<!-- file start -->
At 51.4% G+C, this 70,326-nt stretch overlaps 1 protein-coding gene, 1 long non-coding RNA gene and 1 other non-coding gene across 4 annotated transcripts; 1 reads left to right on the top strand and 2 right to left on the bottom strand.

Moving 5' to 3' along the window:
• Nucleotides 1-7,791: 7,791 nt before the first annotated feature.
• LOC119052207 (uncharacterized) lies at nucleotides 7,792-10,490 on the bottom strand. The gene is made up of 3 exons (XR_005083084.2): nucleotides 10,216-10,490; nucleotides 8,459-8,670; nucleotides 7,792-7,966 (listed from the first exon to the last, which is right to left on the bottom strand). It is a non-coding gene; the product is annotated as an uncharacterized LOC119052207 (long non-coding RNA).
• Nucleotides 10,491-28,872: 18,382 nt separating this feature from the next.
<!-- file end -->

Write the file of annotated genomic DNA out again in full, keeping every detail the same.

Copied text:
At 51.4% G+C, this 70,326-nt stretch overlaps 1 protein-coding gene, 1 long non-coding RNA gene and 1 other non-coding gene across 4 annotated transcripts; 1 reads left to right on the top strand and 2 right to left on the bottom strand.

Moving 5' to 3' along the window:
• Nucleotides 1-7,791: 7,791 nt before the first annotated feature.
• LOC119052207 (uncharacterized) lies at nucleotides 7,792-10,490 on the bottom strand. The gene is made up of 3 exons (XR_005083084.2): nucleotides 10,216-10,490; nucleotides 8,459-8,670; nucleotides 7,792-7,966 (listed from the first exon to the last, which is right to left on the bottom strand). It is a non-coding gene; the product is annotated as an uncharacterized LOC119052207 (long non-coding RNA).
• Nucleotides 10,491-28,872: 18,382 nt separating this feature from the next.